Wednesday, June 09, 2010

Stuff I need to share

I know I promised the good news post, but I have to tell you about a couple other things. I promise the other post by this weekend at the latest.

I traveled to Columbus this past weekend to see my Dad. I got there on Saturday around 1 o'clock in the afternoon. My Dad was doing much better mentally and physically than even a few days previous which I was glad to see. We spent the next half hour or so catching up and just talking. It was great to be with him one-on-one. I love my family, but a son needs to be with his Dad every once in awhile without all the other noise.

After that first half hour, something happened though. I started to notice these random lapses in his language and expressions and actions. They happened here and there, mixed into periods of complete normality; sometimes very severe and painful to watch. It was as if my otherwise-normal Dad turned into a psychopath. By 3 o'clock I wanted to leave. As much as I love my Dad and miss him, I didn't want to be there anymore. It almost made me cry to mentally admit it to myself.

At some point, a nurse came in with his mid-afternoon medications. He questioned the pills in the alternate-Dad persona and the nurse explained what they were. (It was obvious this wasn't their first like conversation. But she remained patient.) One of the pills, she explained to him, was Methadone. I could feel my mouth drop open. What a horrible medication. So horrible, I thought for sure it had been outlawed. (Google methadone clinics if you want the ugly truth.) Of course he was getting it for something he needed, but I couldn't have been more shocked and saddened.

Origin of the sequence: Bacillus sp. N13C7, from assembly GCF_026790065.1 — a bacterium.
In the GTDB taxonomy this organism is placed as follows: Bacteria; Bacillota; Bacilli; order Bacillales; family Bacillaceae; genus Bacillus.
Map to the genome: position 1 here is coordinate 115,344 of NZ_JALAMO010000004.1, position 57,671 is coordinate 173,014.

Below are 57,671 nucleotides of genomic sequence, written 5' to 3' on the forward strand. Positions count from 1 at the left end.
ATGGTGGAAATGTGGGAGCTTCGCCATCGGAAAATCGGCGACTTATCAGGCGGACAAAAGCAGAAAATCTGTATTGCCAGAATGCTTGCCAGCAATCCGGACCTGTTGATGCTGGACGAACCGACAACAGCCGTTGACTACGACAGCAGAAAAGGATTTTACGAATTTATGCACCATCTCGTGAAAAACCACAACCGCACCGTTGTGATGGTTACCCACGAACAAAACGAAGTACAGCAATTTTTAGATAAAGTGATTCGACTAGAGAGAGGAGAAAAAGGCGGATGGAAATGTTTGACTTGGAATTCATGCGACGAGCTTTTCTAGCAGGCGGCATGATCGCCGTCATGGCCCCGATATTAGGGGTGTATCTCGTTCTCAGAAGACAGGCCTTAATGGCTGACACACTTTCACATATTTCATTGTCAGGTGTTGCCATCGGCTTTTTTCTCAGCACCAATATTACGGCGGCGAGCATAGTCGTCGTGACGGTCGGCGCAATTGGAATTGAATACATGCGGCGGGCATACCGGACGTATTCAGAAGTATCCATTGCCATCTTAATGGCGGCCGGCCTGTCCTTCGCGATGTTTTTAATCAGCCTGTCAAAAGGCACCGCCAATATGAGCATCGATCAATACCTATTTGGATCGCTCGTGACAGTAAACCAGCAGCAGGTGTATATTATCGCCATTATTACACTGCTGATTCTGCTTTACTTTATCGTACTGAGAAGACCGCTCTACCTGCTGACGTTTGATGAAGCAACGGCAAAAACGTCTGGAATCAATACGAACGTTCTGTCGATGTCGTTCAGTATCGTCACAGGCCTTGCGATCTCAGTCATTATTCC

And then it hit me. My Mom ---my wonderfully patient Mom, the woman who everyday was being forced to watch her husband get worse and worse, the woman who now went home alone every night without the person she's shared the last thirty eight years with--- is a superwoman. I was sick and tired of Dad's not-normal actions within a couple hours but she's been dealing with it for months and months and was not backing away. What a hero. She may not see it, and may not even agree because she knows what her inner-thoughts are, but it's true. At that moment, my revelation made me love and respect her more than I ever have in my entire life. I love that woman so much.

Now knowing it was the medication causing him to sometimes turn whacko, and with a new found respect for what my Mom was going through, I righted my brain and spent the next nine hours with the man I love more than any other man in this world. And not one second did I want to leave. It was such an awesome visit. I went back the next day and spent another four hours with him before I had to head for home. It was so good to spend time with my Dad and I wanted to share my experience with you.